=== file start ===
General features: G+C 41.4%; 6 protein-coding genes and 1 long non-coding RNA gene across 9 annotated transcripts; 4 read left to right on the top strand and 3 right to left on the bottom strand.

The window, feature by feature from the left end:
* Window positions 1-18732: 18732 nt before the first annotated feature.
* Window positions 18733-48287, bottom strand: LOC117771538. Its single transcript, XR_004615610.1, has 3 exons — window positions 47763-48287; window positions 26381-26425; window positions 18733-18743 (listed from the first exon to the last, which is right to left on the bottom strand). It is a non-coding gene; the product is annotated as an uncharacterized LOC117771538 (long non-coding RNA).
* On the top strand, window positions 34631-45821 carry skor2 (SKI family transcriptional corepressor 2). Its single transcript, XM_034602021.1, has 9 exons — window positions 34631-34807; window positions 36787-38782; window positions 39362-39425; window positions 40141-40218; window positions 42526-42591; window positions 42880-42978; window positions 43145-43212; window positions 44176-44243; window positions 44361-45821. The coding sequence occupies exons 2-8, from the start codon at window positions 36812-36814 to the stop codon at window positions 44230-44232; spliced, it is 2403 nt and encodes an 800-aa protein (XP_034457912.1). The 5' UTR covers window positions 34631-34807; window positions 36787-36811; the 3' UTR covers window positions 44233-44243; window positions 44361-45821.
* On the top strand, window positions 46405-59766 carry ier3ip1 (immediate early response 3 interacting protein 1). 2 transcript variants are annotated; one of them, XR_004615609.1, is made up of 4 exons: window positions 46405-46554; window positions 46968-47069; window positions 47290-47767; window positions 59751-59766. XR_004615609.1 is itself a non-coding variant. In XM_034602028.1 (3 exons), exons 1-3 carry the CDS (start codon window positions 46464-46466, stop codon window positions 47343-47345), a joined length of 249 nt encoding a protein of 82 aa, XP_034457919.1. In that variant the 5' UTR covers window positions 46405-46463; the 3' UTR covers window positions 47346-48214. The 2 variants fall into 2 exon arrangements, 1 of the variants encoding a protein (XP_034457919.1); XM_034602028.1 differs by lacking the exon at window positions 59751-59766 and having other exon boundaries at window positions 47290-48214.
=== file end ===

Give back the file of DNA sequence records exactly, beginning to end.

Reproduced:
General features: G+C 41.4%; 6 protein-coding genes and 1 long non-coding RNA gene across 9 annotated transcripts; 4 read left to right on the top strand and 3 right to left on the bottom strand.

The window, feature by feature from the left end:
* Window positions 1-18732: 18732 nt before the first annotated feature.
* Window positions 18733-48287, bottom strand: LOC117771538. Its single transcript, XR_004615610.1, has 3 exons — window positions 47763-48287; window positions 26381-26425; window positions 18733-18743 (listed from the first exon to the last, which is right to left on the bottom strand). It is a non-coding gene; the product is annotated as an uncharacterized LOC117771538 (long non-coding RNA).
* On the top strand, window positions 34631-45821 carry skor2 (SKI family transcriptional corepressor 2). Its single transcript, XM_034602021.1, has 9 exons — window positions 34631-34807; window positions 36787-38782; window positions 39362-39425; window positions 40141-40218; window positions 42526-42591; window positions 42880-42978; window positions 43145-43212; window positions 44176-44243; window positions 44361-45821. The coding sequence occupies exons 2-8, from the start codon at window positions 36812-36814 to the stop codon at window positions 44230-44232; spliced, it is 2403 nt and encodes an 800-aa protein (XP_034457912.1). The 5' UTR covers window positions 34631-34807; window positions 36787-36811; the 3' UTR covers window positions 44233-44243; window positions 44361-45821.
* On the top strand, window positions 46405-59766 carry ier3ip1 (immediate early response 3 interacting protein 1). 2 transcript variants are annotated; one of them, XR_004615609.1, is made up of 4 exons: window positions 46405-46554; window positions 46968-47069; window positions 47290-47767; window positions 59751-59766. XR_004615609.1 is itself a non-coding variant. In XM_034602028.1 (3 exons), exons 1-3 carry the CDS (start codon window positions 46464-46466, stop codon window positions 47343-47345), a joined length of 249 nt encoding a protein of 82 aa, XP_034457919.1. In that variant the 5' UTR covers window positions 46405-46463; the 3' UTR covers window positions 47346-48214. The 2 variants fall into 2 exon arrangements, 1 of the variants encoding a protein (XP_034457919.1); XM_034602028.1 differs by lacking the exon at window positions 59751-59766 and having other exon boundaries at window positions 47290-48214.